Thursday, July 1, 2021

Spring's Favorite Reads


I’m out of the business of talking about which books are “best.” There is too much personal taste involved, and the comparison isn’t even apples to oranges. Depending on the books, it could be steak to pork chops or even eastern North Carolina barbecue versus western North Carolina barbecue. (Didn’t know there was a difference? Heathen.) With that in mind, what follows are the books I enjoyed reading the most in the three months just ended.


Dodge City, Tom Clavin. Rolls the history of Dodge City as a cow town into biographies of Bat Masterson and Wyatt Earp, with several entertaining digressions. This was a re-read for me, and well worth the time. Clavin has an engaging style, and the stories are fascinating, even more so because they’re true. If you have an interest in this period and these men, you’ll enjoy this.


Under the Bright Lights, Daniel Woodrell. The first book of the Bayou Trilogy and more of a straight-up crime story than his later works. All of the elements that made Woodrell Woodrell are here, though in a less fully developed form than you’ll see in Winter’s Bone. Few writers are as evocative and economical at the same time.


Blood Relatives, Ed McBain. An 87th Precinct novel from the 70s. I’ve written so much about McBain it’s hard to find something new, but it’s often overlooked how well he shows the changes in society over time without aging his characters at the sane rate. Steve Carella probably hasn’t aged five years in the twenty years between this book and Cop Hater, yet technology and society are contemporary to the year in which the story takes place and it’s never jarring.


Among the Shadows, Bruce Robert Coffin. First book of the John Byron series. Tightly plotted procedural with lots of inside stuff on investigations and how police departments run them. Or don’t, sometimes. Outstanding characters are well defined and delineated, with a dry wit that suits each cop, which makes sense: Coffin is a retired cop and knows this stuff cold. Lucky us, he has the writing chops to be able to tell the story in such an entertaining and enlightening manner. I’ll be back for the rest of the series.


The Ways of the Dead, Neely Tucker. Book 1 of the Sully Carter series. A journalist himself, Tucker knows his way around a newsroom as well as one would expect. What sets him apart is an ability to tell things straight without grinding any axes. Based on a true story that is at least as engrossing as any fictional account, Tucker adds a few ornaments to make The Ways of the Dead unique. Too often plot twists are too convoluted to withstand scrutiny; the big one left me gobsmacked until I thought back and saw how everything made sense. The next book in the series is already queued up to be read.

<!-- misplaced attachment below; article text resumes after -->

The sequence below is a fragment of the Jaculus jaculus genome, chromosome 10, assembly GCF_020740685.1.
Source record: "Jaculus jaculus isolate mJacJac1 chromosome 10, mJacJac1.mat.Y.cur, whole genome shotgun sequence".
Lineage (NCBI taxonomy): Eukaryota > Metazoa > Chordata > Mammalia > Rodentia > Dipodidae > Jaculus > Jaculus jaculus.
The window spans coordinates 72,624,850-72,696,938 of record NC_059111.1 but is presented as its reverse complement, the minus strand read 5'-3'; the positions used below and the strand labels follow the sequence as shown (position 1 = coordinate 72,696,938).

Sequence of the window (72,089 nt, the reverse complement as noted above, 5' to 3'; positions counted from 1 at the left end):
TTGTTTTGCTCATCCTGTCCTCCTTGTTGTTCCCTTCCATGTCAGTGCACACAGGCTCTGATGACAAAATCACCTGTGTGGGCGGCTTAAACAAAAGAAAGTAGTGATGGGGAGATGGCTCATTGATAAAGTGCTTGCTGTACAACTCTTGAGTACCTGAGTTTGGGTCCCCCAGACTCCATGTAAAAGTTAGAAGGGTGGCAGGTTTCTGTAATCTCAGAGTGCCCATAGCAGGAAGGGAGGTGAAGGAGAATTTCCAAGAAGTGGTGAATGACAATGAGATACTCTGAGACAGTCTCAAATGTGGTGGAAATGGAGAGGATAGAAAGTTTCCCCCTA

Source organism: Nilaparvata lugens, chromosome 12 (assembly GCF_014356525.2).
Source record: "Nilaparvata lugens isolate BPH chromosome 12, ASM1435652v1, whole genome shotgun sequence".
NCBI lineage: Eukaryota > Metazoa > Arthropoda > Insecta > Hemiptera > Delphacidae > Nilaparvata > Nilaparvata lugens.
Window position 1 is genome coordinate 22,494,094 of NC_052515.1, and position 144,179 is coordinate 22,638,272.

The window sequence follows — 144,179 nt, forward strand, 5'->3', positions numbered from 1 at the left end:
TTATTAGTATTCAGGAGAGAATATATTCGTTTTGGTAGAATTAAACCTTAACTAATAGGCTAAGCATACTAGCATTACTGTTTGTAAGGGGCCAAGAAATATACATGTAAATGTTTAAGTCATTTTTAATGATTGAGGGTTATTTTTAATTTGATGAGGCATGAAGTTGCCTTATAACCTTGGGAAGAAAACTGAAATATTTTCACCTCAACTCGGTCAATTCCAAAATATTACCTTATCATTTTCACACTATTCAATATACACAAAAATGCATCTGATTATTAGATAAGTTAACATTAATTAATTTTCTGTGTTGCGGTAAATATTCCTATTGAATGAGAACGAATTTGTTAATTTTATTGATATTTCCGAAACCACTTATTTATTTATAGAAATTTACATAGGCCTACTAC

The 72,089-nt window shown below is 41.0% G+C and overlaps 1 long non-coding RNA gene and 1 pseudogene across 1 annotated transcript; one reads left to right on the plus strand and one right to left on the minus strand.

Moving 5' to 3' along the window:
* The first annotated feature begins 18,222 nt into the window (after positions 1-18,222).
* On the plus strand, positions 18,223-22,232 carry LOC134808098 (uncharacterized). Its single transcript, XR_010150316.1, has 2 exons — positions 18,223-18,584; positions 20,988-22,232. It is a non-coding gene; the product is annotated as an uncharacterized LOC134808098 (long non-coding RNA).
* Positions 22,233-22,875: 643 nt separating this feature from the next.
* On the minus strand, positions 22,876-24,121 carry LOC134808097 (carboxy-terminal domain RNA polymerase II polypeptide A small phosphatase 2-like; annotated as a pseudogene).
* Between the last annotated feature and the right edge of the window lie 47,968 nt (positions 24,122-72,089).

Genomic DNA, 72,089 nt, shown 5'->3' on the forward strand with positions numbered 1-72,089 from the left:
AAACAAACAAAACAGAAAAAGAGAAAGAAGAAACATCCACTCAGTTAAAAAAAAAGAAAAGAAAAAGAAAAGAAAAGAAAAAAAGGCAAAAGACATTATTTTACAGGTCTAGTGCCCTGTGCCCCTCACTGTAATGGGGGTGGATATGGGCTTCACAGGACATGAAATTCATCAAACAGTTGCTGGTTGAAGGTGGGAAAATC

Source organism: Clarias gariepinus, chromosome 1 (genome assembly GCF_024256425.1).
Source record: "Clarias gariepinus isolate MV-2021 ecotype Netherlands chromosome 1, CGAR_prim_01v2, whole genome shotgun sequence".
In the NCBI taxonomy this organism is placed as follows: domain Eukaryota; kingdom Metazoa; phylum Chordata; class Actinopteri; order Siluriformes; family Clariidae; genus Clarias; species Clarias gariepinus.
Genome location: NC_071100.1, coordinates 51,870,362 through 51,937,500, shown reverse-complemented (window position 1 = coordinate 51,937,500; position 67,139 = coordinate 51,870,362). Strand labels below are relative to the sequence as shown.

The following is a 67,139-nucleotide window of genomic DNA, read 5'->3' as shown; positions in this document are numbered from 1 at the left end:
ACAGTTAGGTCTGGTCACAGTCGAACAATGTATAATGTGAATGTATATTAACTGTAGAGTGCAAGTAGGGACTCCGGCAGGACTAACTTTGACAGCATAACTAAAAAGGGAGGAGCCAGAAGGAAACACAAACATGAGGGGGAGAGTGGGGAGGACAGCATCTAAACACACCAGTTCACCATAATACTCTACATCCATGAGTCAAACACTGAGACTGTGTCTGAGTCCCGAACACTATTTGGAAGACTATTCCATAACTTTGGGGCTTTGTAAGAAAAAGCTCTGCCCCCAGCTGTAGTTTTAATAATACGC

Every City is Every Other City, John McFetridge. His first book in quite a while, and worth the wait. Low-key humor, engaging characters, and two radically different parallel plot lines all fit together. Gordon Stewart is a film location scout/manager and part time private eye who starts out doing a favor for a friend, finds a body, and gets involved in a case way bigger than he can handle. If you’re looking for a book where you can reasonably think “This could happen” on just about every page, with plenty of opportunities for “I’m glad it’s not happening to me,” then this is the book for you.


Swag, Elmore Leonard. Not his best—he spends too much time having drinks with the “career ladies”—but the opening, closing, and writing are first-rate Leonard, which means at least as good as anyone else, ever.


Blood’s a Rover, James Ellroy. This completes my sequential re-read of the Underworld USA trilogy. There isn’t much more I can write about Ellroy and his work than I have already. Suffice to say he is the most unique writer I have encountered, and I gain something every time I read him. Next year I’ll begin his current series with Perfidia. There’s no rule that says I can only read Ellroy once a year; I do have one that says I must read him every year.


Trouble is My Business, Raymond Chandler. Four of Chandler’s best “long stories” (as he referred to them): “Trouble is My Business,” “Finger Man,” “Goldfish,” and “Red Wind.” I’ve soured on Chandler over the past few years. He spends a little too much time on description in his novels, sometimes reaches too hard in his efforts to be clever, and I’ve read each novel so often I know what’s coming. (It didn’t help that I read his letters a while back and learned what an asshole he was.) I almost skipped him when his turn came up in the rotation, but I reached back for these stories and was glad I did. The shorter format keeps him from rambling, and these are all pretty close to perfect.

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